If you are looking for an answer to the question What is Artificial Intelligence? and you only have a minute, then here's the definition the Association for the Advancement of Artificial Intelligence offers on its home page: "the scientific understanding of the mechanisms underlying thought and intelligent behavior and their embodiment in machines."
However, if you are fortunate enough to have more than a minute, then please get ready to embark upon an exciting journey exploring AI (but beware, it could last a lifetime) …
Kremlin analysts could have used Twitter as a source of military intelligence to inform their actions in the 2014 Russia–Ukraine conflict, a study has found. University of California experts showed that location-tagged tweets by Ukraine residents could have been used to map out sentiments towards Russia in real-time. The map they made of pro-Kremlin regions turned out to bear a striking resemblance to the actual areas to which Russia dispatched its special forces. Specifically, this included Crimea and regions in the far east of Ukraine -- where the incoming forces would have been most likely to be seen as liberators. In contrast, the data could also reveal those areas where dispatching forces would have lead to greater resistance and corresponding casualties and costs.
A 65-year-old woman in Utah's Snow Canyon State Park got some unexpected help from a drone operated by the local sheriff's department, after injuring her ankle while hiking with friends. While walking near the edge of Island in the Sky, a famous canyoneering and rock climbing route, she slipped and fell several feet, injuring her ankle to the point where she could no longer stand or support her own weight. The group of three friends she was with called the sheriff's search and rescue team rather than attempt to carry her back down the steep and sandy trail themselves. Search and rescue workers from the Washington Country Sheriff's Department in Utah used a drone to deliver then 660 feet of twine to help setup a rappelling system to get an injured hiker down from a clifftop The sheriff's team decided to bring the woman down from the 400-foot-tall cliff, the equivalent of 40 stories, by strapping her to a stretcher and using a rappelling system to guide her down. The only problem was they didn't have enough rope to reach actually reach the ground.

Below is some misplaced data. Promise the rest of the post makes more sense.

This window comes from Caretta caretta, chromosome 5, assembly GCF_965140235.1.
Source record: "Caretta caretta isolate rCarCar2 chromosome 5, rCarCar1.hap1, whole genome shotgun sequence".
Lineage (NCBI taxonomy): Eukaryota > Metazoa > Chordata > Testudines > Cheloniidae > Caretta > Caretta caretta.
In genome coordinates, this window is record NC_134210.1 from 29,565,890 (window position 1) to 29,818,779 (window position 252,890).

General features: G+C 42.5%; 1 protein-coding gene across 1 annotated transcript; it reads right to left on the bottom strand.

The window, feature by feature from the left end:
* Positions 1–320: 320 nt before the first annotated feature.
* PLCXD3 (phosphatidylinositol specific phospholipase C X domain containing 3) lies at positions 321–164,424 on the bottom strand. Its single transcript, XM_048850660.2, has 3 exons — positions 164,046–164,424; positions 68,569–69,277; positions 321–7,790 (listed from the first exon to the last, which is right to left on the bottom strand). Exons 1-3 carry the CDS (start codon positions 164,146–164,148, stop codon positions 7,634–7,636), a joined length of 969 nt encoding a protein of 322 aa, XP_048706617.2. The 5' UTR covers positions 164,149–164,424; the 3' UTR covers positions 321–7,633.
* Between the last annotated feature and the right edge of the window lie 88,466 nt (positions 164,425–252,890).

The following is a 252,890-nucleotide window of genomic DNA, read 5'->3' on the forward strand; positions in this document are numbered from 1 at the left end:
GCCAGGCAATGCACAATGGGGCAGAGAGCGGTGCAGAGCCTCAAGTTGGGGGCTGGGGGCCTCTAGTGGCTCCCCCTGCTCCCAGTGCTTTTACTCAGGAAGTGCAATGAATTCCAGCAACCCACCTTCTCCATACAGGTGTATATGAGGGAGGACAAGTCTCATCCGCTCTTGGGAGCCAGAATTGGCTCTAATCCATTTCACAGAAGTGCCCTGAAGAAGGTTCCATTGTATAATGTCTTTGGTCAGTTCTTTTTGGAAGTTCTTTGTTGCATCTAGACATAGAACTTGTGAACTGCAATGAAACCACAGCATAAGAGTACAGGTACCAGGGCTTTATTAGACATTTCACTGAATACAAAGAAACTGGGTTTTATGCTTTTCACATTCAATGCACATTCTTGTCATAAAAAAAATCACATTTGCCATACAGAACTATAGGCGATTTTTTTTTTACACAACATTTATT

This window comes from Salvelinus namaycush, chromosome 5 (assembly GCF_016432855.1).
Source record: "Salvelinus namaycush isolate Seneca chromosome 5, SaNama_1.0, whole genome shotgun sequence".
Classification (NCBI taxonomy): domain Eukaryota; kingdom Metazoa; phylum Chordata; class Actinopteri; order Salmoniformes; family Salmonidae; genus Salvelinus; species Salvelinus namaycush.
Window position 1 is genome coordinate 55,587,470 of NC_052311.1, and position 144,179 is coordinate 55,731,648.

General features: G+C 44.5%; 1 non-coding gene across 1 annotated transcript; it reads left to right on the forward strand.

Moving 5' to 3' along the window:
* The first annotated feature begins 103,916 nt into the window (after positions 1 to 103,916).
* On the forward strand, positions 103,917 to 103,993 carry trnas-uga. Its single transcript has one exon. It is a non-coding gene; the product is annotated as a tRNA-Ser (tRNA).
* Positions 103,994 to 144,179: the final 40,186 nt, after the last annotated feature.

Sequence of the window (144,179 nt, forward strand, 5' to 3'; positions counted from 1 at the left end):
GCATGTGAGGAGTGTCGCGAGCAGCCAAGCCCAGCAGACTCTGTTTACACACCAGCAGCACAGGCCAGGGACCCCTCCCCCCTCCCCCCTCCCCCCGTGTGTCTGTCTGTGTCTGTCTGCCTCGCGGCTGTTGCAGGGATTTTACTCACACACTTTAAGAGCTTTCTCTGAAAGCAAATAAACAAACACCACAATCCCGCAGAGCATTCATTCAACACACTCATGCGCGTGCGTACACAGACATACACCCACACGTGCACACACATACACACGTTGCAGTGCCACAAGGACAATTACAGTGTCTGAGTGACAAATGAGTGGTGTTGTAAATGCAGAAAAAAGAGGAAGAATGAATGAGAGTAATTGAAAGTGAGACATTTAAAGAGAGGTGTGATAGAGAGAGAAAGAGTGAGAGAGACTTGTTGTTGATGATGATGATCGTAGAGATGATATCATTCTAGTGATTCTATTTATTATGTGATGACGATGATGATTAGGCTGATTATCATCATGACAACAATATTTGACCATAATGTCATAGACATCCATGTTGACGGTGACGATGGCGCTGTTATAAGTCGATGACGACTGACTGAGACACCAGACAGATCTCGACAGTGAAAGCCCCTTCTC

Phiar, a Palo Alto-based startup that is using artificial intelligence and augmented reality to enhance vehicular navigation, is finally making its long-awaited AR driving app available for the first time -- albeit in a limited fashion. The company today announced the start of a private beta program for iPhone users, and plans to expand the program to Android devices later in 2020. Founded by experts in computer vision and machine learning, Phiar spent 2018 and 2019 raising funds and developing its mobile app, which is designed to serve as an augmented navigational head-up display (HUD) that sits on a car's dashboard. Instead of filling a phone's screen with a 2D or 3D map, the app can superimpose guidance lines, arrows, and icons atop live camera feeds of streets. Phiar notes that the app automatically picks visible AR overlays by looking at the road, lighting, weather, and objects present in the live video, drawing pathways using either lines or higher contrast patterns that will be more visible as you drive.
On a sleepy Saturday morning, you grab your laptop and spend two hours applying to your dream job. It's worth the extra cup of coffee because you like this role and company enough to ignore the annoyance of a long application. Finally, you submit your application. An instant later, you receive a reply in your inbox. "We regret to inform you that, after careful review, you are no longer being considered for this role."
Shares of AMD, which will report earnings next week, rose 1% to a record high. Nvidia shares were also up 1%. Intel's stock was up 8.6% at $68.75, a level it has not seen since the peak of the dotcom boom in 2000, propelling the broader Nasdaq and the Philadelphia SE Semiconductor Index to record highs. Other major chipmakers such as Taiwan Semiconductor Manufacturing Co Ltd (TSMC) and Texas Instruments have also given upbeat forecasts this month, cementing hopes of a rebound in the market that fell nearly 12% in 2019, according to research firm Gartner. However, Intel has struggled with delays in its 10nm chip technology, losing its lead to rival TSMC in the race to supply to the "new data economy", which includes 5G, autonomous vehicles and artificial intelligence.
The researchers say that their model achieves state-of-the-art performance with respect to dynamic deblurring and leads to better restoration results compared with several baselines. "By comprehensively fusing the deblurring features from different domains, [our model is] able to reconstruct the image with explicit structure and semantic details," wrote the paper's coauthors. "Such a design leads to a unified, human-aware, and attentive deblurring network.
Hacking into your brain seems all the range these days. Just over the past few weeks we saw the unveiling of Muse S and and URGONight at CES 2020. We can now add one more device to this list, the Indiegogo funded NeoRhythm. The thing is designed to fit around your head, from where it emits dominant and accompanying frequencies using a non-invasive magnetic method of neuromodulation. Different frequencies have varying effects on the brain and the app allows you to choose between the programs.